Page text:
Chinese Tourism Brings Jobs, Resentment to Cambodian Cities
Chinese tourism in Southeast Asia is a double-edged sword to many local residents. The Cambodian resort city of Sihanoukville, home to the Golden Sand Hotel-Casino and other casino resorts, is one of the towns which draws those Chinese tourists.
Sihanoukville is on Cambodia’s southern coast, where tropical beaches and Chinese-built infrastructure draws a wave of Chinese tourists every year.
The tourists visit Ochheuteal Beach in the daytime, then frequent the casino-resorts in the night.
As Skift.com described the scene, “Even on weekday nights, the place is packed and filled with smoke. Young Cambodian women in short, tight skirts stand behind tables dealing cards. Chinese security guards dressed in black circle the room.”
Chinese Tourists in Cambodia
The Chinese influx comes on 87 flights per week from China to the city’s single-runway airport. The infrastructure built by Chinese developers is part of the Belt and Road Initiative, a part of China’s goal to build $1 trillion in infrastructure across Asia and Africa, in a bid to secure a similar economic influence that the Marshall Plan gave the United States the past 70 years.
The Belt and Road Initiative includes more than hotels and casinos. In southern Cambodia, China has invested $4.2 billion in power grids and offshore oil platforms. Sihanoukville, a special economic zone, also has 100 Chinese-owned factories in the area. Meanwhile, the developers are building a four-lane toll road from Phnom Pehn to the city — a 140-mile (225 km) stretch of road.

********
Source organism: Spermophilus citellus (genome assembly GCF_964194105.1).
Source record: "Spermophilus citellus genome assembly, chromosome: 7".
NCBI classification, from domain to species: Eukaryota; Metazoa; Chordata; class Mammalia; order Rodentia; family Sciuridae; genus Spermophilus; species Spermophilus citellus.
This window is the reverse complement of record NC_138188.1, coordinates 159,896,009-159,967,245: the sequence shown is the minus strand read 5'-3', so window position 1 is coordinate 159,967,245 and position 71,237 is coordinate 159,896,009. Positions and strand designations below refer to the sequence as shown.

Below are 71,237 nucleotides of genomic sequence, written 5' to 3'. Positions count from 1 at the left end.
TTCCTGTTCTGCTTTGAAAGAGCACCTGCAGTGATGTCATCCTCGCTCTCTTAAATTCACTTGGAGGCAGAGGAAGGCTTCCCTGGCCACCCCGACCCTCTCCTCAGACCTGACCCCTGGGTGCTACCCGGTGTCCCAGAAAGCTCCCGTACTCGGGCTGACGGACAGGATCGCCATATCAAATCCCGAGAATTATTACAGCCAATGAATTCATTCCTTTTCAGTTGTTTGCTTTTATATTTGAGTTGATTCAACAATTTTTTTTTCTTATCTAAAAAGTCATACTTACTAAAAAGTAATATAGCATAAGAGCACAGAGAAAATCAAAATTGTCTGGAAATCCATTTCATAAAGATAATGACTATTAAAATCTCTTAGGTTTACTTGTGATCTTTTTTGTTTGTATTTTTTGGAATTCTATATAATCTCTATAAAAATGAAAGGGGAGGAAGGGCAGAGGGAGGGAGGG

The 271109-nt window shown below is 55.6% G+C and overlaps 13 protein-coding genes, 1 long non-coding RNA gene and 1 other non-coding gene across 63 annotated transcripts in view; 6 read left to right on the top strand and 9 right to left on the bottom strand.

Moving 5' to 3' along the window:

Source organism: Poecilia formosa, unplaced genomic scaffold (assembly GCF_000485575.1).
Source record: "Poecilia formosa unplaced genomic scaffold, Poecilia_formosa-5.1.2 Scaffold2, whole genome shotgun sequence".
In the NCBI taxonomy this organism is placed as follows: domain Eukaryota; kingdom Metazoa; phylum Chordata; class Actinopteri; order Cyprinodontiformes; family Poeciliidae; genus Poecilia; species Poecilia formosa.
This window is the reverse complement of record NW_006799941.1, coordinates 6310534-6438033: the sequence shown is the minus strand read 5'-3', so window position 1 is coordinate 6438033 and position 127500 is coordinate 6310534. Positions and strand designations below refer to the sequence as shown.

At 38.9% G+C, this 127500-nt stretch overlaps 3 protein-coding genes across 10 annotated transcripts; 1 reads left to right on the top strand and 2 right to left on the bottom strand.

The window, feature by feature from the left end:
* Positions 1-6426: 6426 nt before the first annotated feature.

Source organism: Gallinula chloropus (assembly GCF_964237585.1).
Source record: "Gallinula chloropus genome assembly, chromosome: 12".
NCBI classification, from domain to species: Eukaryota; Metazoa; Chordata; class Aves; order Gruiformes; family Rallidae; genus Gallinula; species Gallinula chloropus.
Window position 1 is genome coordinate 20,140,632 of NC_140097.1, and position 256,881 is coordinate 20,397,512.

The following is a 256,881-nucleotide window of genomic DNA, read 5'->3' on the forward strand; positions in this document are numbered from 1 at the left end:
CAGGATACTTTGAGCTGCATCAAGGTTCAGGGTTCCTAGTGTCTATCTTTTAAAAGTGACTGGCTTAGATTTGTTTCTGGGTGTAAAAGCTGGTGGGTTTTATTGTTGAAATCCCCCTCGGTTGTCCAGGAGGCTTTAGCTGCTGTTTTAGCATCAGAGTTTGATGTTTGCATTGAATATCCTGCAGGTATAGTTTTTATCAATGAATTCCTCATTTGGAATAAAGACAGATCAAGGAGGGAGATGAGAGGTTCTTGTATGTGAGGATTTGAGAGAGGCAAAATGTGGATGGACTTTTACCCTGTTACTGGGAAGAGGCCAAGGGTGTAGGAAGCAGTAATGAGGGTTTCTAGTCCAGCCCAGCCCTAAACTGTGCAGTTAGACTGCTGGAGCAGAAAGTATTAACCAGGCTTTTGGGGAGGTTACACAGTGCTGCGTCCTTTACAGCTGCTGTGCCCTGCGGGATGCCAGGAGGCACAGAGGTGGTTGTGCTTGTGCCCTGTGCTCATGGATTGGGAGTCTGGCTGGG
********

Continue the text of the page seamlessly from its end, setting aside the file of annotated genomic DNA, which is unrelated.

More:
Andrew Klebanow of Global Market Advisors described the project this way: “The scale of these projects is just enormous. I’ve never seen anything like that.”
China’s Investment in Cambodian Cities
With the scale of development, Sihanoukville is experiencing 8% annual growth, which is a percentage point higher than the rest of the economy. It is more impressive than that, because Sihanoukville’s numbers are included in the national average.
Despite the growth in jobs, the Sihanoukville development has fostered resentment among the local population. Jobs are created, but the bulk of the profits go to Chinese firms, who influence the local agenda to a great degree. It is seen as a new form of colonial concession by some local residents.
Increased Housing Prices
With the Chinese investment comes Chinese workers, who often displace the Cambodian residents, due to increased housing prices in the prime real estate in Sihanoukville. The influx of Chinese tourists also create angst among the population, as tourists often do with everyone but vendors. Ugly Americans is a term used for American tourists flaunting wealth and behaving rudely, but it is a phenomenon hardly confined to one single nation.
The issues go deeper than cultural insensitivity. Preah Sihanouk provincial official Yun Min said earlier this year in a report to the Cambodian Interior Ministry that the influx of Chinese nationals has caused deeper problems, including aggressive activity by Chinese organized crime syndicates. Because Cambodian police are less familiar with the language and customs of the Chinese mafia, the official said more Chinese residents “gives opportunity to the Chinese mafia to commit crimes and kidnap Chinese investors due to increased insecurity in the province.”